Latest trends in fine stationery, custom invitations and announcements from the Stationers Guild

Over the last several months I have had several interesting conversations with Harriet Malmon, the vivacious owner of Francis-Orr in Corona del Mar, California. Ms. Malmon has some very definite ideas on the importance of business stationery and, in particular, the business card. Three weeks ago in New York, I had the opportunity to sit down with Harriet (“please, skip the ‘Ms. Malmon’”) to discuss business cards.

RM: Harriet, I know you have some definite ideas on business stationery. Would you care to share them with the StationersGuild?
HM: As an established stationer, we work with a number of local firms to design their business stationery. Many of these businesses have sought our advice because they were not entirely satisfied with their commercial printers. For the most part, the various components of their stationery didn’t work together – different fonts, design layouts, mismatched ink colors – and, in some case, their business cards were not even printed on a straight line. Our job, as a stationer, is to help the client develop a coherent design and select the paper and printing process that will lend credibility to the enterprise, regardless of its size.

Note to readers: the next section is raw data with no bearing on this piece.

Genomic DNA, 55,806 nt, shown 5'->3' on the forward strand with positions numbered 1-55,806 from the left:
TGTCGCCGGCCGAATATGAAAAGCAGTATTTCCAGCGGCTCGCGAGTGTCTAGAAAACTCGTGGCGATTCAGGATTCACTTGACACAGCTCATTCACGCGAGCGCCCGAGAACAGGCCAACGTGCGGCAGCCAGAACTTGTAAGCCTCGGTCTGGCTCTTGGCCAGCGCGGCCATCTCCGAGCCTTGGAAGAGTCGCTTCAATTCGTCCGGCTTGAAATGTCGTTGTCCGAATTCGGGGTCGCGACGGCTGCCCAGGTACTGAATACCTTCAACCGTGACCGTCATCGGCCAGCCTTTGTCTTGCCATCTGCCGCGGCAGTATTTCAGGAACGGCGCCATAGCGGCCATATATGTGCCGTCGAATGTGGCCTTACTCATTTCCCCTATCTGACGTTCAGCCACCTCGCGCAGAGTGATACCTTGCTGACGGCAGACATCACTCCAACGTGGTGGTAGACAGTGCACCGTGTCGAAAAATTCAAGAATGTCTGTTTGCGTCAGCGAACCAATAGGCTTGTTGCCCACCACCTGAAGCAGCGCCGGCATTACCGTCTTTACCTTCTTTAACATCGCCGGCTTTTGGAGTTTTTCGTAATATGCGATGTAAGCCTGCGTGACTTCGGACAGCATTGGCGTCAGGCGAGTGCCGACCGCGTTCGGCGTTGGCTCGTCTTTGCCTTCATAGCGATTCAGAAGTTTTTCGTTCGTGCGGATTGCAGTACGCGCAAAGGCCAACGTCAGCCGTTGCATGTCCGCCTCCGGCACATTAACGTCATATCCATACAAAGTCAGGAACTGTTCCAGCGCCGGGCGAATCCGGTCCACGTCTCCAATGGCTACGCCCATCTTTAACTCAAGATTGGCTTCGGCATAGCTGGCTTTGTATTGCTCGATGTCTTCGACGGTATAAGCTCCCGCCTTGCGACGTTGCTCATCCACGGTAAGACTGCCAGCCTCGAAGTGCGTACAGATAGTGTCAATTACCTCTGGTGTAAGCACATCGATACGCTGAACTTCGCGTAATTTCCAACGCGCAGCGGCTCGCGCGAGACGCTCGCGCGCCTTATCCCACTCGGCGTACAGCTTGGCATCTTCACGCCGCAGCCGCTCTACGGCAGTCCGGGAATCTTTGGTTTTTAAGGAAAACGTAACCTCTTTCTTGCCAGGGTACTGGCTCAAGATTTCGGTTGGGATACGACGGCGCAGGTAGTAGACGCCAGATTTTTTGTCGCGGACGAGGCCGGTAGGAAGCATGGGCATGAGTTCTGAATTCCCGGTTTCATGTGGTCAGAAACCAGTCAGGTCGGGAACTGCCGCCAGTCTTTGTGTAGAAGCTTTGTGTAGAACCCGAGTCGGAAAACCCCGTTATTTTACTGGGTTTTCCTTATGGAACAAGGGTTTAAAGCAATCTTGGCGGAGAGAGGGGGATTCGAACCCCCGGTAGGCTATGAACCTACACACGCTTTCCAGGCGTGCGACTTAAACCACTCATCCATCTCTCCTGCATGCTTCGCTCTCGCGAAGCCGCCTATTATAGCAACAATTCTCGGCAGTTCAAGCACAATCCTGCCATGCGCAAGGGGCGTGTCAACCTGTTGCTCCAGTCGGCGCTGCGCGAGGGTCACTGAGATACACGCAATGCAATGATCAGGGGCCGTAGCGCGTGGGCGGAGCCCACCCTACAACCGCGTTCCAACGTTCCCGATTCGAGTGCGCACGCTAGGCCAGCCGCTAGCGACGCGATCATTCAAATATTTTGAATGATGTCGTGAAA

RM: Do you consider the business card to be the focal point of business stationery?
HM: Most definitely! I know it wasn’t Shakespeare, but a phrase that has stuck in my mind is “that you never have a second chance to make a first impression.” That “first impression” of your business card tells your prospective client that your firm has substance, style and deserves a closer look. In fact, I consider business cards to be one of the firm’s most important public relations investments. I often ask my prospective client whether their current business card “belongs in the hands of their most valued prospect or in the restaurant fish bowl for the weekly free lunch drawing?”

A smiling RM: I guess your clients never get a free lunch?
HM: Quite the contrary. Our business cards even stand out in a fish bowl.

RM: What do you mean?
HM: With paper, you have so many design options that even a business card can have personality. For businesses that need to project a conservative image such as legal firms, accountants and wealth management companies we suggest increasing the paper weight from the standard 64# to 96# and even 220# or, perhaps, vellum. For firms that have an artistic bent such as interior design or body-sculpting, we suggest colored paper and, possibly a vertical orientation rather than horizontal.

RM: What about logos?
HM: Gosh, that is such a complicated topic that we need far more time. All I can say is that you should first see an experienced stationer, preferably a Guild member, before you engage a graphic design artist.

Thanks Harriet for sharing your insights with us. You certainly make a convincing case that there is more to paper than meets the eye.

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